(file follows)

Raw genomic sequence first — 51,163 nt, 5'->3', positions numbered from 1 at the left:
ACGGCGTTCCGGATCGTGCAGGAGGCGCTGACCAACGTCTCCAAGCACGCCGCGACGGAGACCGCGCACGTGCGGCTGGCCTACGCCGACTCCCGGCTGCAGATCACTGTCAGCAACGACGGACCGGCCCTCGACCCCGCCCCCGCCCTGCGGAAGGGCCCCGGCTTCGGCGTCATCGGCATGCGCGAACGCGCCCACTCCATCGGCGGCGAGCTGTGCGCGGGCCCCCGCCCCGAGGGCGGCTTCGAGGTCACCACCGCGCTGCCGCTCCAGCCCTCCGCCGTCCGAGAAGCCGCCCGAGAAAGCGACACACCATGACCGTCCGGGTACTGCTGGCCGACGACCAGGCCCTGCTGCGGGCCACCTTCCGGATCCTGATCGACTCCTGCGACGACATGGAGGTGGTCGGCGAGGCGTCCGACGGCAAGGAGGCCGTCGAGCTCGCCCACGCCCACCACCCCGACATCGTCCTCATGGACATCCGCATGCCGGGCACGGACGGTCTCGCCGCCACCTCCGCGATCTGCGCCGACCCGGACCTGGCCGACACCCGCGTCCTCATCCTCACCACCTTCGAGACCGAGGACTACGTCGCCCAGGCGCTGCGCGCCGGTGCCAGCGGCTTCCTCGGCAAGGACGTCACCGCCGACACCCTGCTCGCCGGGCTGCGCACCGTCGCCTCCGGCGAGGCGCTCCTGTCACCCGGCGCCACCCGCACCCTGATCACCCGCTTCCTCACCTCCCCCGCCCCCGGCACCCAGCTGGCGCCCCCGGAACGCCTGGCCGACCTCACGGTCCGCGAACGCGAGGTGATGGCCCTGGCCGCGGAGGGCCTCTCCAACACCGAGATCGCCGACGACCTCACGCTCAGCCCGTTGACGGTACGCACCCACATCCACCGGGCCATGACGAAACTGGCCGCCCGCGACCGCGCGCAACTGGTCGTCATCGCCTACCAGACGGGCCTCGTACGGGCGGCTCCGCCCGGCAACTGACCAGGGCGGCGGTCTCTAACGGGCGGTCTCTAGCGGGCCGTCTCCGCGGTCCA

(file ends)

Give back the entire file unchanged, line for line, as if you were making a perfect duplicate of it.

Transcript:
Raw genomic sequence first — 51,163 nt, 5'->3', positions numbered from 1 at the left:
ACGGCGTTCCGGATCGTGCAGGAGGCGCTGACCAACGTCTCCAAGCACGCCGCGACGGAGACCGCGCACGTGCGGCTGGCCTACGCCGACTCCCGGCTGCAGATCACTGTCAGCAACGACGGACCGGCCCTCGACCCCGCCCCCGCCCTGCGGAAGGGCCCCGGCTTCGGCGTCATCGGCATGCGCGAACGCGCCCACTCCATCGGCGGCGAGCTGTGCGCGGGCCCCCGCCCCGAGGGCGGCTTCGAGGTCACCACCGCGCTGCCGCTCCAGCCCTCCGCCGTCCGAGAAGCCGCCCGAGAAAGCGACACACCATGACCGTCCGGGTACTGCTGGCCGACGACCAGGCCCTGCTGCGGGCCACCTTCCGGATCCTGATCGACTCCTGCGACGACATGGAGGTGGTCGGCGAGGCGTCCGACGGCAAGGAGGCCGTCGAGCTCGCCCACGCCCACCACCCCGACATCGTCCTCATGGACATCCGCATGCCGGGCACGGACGGTCTCGCCGCCACCTCCGCGATCTGCGCCGACCCGGACCTGGCCGACACCCGCGTCCTCATCCTCACCACCTTCGAGACCGAGGACTACGTCGCCCAGGCGCTGCGCGCCGGTGCCAGCGGCTTCCTCGGCAAGGACGTCACCGCCGACACCCTGCTCGCCGGGCTGCGCACCGTCGCCTCCGGCGAGGCGCTCCTGTCACCCGGCGCCACCCGCACCCTGATCACCCGCTTCCTCACCTCCCCCGCCCCCGGCACCCAGCTGGCGCCCCCGGAACGCCTGGCCGACCTCACGGTCCGCGAACGCGAGGTGATGGCCCTGGCCGCGGAGGGCCTCTCCAACACCGAGATCGCCGACGACCTCACGCTCAGCCCGTTGACGGTACGCACCCACATCCACCGGGCCATGACGAAACTGGCCGCCCGCGACCGCGCGCAACTGGTCGTCATCGCCTACCAGACGGGCCTCGTACGGGCGGCTCCGCCCGGCAACTGACCAGGGCGGCGGTCTCTAACGGGCGGTCTCTAGCGGGCCGTCTCCGCGGTCCA